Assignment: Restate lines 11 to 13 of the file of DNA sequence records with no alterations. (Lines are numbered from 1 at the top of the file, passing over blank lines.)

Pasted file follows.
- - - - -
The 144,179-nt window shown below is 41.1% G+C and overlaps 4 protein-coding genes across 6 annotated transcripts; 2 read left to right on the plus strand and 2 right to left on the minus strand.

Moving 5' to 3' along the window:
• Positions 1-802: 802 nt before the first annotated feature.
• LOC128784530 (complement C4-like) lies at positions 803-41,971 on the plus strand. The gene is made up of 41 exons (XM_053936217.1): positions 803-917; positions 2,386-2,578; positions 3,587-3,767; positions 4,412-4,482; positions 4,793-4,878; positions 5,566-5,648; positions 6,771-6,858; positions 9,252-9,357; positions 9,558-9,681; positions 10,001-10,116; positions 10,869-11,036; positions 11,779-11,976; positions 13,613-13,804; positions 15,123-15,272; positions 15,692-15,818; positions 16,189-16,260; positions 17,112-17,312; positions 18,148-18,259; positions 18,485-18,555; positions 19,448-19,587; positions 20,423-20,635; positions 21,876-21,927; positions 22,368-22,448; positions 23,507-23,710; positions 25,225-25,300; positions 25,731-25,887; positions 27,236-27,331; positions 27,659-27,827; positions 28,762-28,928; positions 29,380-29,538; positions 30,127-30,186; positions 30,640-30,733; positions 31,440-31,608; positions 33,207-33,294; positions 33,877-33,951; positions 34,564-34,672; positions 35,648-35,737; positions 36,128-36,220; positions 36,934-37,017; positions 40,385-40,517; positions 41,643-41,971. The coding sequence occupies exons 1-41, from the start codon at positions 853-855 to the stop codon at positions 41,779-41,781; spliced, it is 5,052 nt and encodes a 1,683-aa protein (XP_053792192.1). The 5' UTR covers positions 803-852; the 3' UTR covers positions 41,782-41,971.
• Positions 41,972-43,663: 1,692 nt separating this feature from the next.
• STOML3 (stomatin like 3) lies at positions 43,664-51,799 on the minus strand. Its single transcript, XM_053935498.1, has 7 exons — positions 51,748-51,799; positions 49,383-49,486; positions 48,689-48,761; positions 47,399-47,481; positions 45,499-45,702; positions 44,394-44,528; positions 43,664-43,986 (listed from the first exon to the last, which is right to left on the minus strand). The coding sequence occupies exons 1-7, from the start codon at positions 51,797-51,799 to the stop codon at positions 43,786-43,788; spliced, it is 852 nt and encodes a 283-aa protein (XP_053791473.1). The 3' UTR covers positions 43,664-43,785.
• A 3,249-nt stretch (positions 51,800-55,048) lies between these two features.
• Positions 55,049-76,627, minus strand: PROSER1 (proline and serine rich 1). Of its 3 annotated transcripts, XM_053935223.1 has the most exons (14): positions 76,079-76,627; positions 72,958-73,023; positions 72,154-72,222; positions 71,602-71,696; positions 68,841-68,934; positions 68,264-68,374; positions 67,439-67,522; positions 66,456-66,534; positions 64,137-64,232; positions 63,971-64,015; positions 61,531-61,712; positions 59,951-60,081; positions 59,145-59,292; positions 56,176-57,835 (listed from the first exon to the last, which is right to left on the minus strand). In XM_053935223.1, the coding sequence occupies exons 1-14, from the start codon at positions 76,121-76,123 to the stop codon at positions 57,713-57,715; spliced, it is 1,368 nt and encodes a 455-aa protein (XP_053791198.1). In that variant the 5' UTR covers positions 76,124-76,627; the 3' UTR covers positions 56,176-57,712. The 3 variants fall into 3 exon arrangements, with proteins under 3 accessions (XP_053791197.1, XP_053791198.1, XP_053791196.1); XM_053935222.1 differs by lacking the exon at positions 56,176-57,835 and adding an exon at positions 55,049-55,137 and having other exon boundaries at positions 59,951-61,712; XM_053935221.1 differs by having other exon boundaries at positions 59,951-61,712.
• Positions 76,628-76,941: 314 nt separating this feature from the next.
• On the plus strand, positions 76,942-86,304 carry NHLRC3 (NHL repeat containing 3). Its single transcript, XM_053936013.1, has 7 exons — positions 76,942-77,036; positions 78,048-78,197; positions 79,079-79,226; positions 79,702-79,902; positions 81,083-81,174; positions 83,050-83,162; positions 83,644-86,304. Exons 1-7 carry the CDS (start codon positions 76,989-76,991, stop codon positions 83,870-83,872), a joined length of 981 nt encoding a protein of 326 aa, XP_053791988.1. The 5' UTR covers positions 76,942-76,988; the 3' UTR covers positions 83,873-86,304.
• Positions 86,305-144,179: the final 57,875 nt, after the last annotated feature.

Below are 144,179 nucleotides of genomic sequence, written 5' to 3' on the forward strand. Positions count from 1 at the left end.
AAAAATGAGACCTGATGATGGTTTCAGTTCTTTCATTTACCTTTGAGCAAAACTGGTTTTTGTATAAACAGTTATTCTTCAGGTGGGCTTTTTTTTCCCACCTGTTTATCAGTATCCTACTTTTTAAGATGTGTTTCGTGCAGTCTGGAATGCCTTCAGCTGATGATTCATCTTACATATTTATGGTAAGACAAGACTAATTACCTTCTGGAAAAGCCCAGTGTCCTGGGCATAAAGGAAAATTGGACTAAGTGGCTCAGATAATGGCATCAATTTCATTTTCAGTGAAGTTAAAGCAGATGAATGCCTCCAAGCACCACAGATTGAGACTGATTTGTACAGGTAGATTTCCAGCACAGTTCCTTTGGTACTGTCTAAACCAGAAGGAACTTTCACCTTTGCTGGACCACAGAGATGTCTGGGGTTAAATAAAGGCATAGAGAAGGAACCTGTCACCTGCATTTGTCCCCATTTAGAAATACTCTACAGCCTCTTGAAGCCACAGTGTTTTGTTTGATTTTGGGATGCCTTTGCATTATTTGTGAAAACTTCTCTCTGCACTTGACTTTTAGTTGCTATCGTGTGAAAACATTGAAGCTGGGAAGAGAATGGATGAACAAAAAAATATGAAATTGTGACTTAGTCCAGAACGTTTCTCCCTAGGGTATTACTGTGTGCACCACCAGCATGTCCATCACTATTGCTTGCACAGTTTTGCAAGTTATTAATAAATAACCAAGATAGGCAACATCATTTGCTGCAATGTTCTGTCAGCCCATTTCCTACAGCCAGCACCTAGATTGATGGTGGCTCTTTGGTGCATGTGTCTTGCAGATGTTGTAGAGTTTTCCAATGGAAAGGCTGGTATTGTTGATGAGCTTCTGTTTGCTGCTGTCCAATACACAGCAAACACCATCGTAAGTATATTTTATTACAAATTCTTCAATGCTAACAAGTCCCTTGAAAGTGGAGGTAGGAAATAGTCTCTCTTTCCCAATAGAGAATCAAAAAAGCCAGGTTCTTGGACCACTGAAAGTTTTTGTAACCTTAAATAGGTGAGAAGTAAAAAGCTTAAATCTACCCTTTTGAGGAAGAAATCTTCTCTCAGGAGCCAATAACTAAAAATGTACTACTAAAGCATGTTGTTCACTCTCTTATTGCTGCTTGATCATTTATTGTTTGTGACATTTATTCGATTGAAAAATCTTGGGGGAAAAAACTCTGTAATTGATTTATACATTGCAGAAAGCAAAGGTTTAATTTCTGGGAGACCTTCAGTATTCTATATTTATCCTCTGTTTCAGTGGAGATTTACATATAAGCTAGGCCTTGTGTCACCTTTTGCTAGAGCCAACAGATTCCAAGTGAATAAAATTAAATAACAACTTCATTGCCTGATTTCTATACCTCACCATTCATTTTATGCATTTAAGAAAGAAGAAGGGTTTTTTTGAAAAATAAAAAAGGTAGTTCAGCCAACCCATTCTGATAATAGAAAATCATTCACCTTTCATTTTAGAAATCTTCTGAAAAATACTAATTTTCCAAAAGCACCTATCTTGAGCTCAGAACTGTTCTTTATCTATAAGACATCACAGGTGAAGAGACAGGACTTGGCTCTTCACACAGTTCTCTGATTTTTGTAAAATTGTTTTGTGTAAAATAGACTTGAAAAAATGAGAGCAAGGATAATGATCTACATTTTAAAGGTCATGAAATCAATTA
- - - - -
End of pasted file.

• Positions 86,305-144,179: the final 57,875 nt, after the last annotated feature.

Below are 144,179 nucleotides of genomic sequence, written 5' to 3' on the forward strand. Positions count from 1 at the left end.
AAAAATGAGACCTGATGATGGTTTCAGTTCTTTCATTTACCTTTGAGCAAAACTGGTTTTTGTATAAACAGTTATTCTTCAGGTGGGCTTTTTTTTCCCACCTGTTTATCAGTATCCTACTTTTTAAGATGTGTTTCGTGCAGTCTGGAATGCCTTCAGCTGATGATTCATCTTACATATTTATGGTAAGACAAGACTAATTACCTTCTGGAAAAGCCCAGTGTCCTGGGCATAAAGGAAAATTGGACTAAGTGGCTCAGATAATGGCATCAATTTCATTTTCAGTGAAGTTAAAGCAGATGAATGCCTCCAAGCACCACAGATTGAGACTGATTTGTACAGGTAGATTTCCAGCACAGTTCCTTTGGTACTGTCTAAACCAGAAGGAACTTTCACCTTTGCTGGACCACAGAGATGTCTGGGGTTAAATAAAGGCATAGAGAAGGAACCTGTCACCTGCATTTGTCCCCATTTAGAAATACTCTACAGCCTCTTGAAGCCACAGTGTTTTGTTTGATTTTGGGATGCCTTTGCATTATTTGTGAAAACTTCTCTCTGCACTTGACTTTTAGTTGCTATCGTGTGAAAACATTGAAGCTGGGAAGAGAATGGATGAACAAAAAAATATGAAATTGTGACTTAGTCCAGAACGTTTCTCCCTAGGGTATTACTGTGTGCACCACCAGCATGTCCATCACTATTGCTTGCACAGTTTTGCAAGTTATTAATAAATAACCAAGATAGGCAACATCATTTGCTGCAATGTTCTGTCAGCCCATTTCCTACAGCCAGCACCTAGATTGATGGTGGCTCTTTGGTGCATGTGTCTTGCAGATGTTGTAGAGTTTTCCAATGGAAAGGCTGGTATTGTTGATGAGCTTCTGTTTGCTGCTGTCCAATACACAGCAAACACCATCGTAAGTATATTTTATTACAAATTCTTCAATGCTAACAAGTCCCTTGAAAGTGGAGGTAGGAAATAGTCTCTCTTTCCCAATAGAGAATCAAAAAAGCCAGGTTCTTGGACCACTGAAAGTTTTTGTAACCTTAAATAGGTGAGAAGTAAAAAGCTTAAATCTACCCTTTTGAGGAAGAAATCTTCTCTCAGGAGCCAATAACTAAAAATGTACTACTAAAGCATGTTGTTCACTCTCTTATTGCTGCTTGATCATTTATTGTTTGTGACATTTATTCGATTGAAAAATCTTGGGGGAAAAAACTCTGTAATTGATTTATACATTGCAGAAAGCAAAGGTTTAATTTCTGGGAGACCTTCAGTATTCTATATTTATCCTCTGTTTCAGTGGAGATTTACATATAAGCTAGGCCTTGTGTCACCTTTTGCTAGAGCCAACAGATTCCAAGTGAATAAAATTAAATAACAACTTCATTGCCTGATTTCTATACCTCACCATTCATTTTATGCATTTAAGAAAGAAGAAGGGTTTTTTTGAAAAATAAAAAAGGTAGTTCAGCCAACCCATTCTGATAATAGAAAATCATTCACCTTTCATTTTAGAAATCTTCTGAAAAATACTAATTTTCCAAAAGCACCTATCTTGAGCTCAGAACTGTTCTTTATCTATAAGACATCACAGGTGAAGAGACAGGACTTGGCTCTTCACACAGTTCTCTGATTTTTGTAAAATTGTTTTGTGTAAAATAGACTTGAAAAAATGAGAGCAAGGATAATGATCTACATTTTAAAGGTCATGAAATCAATTA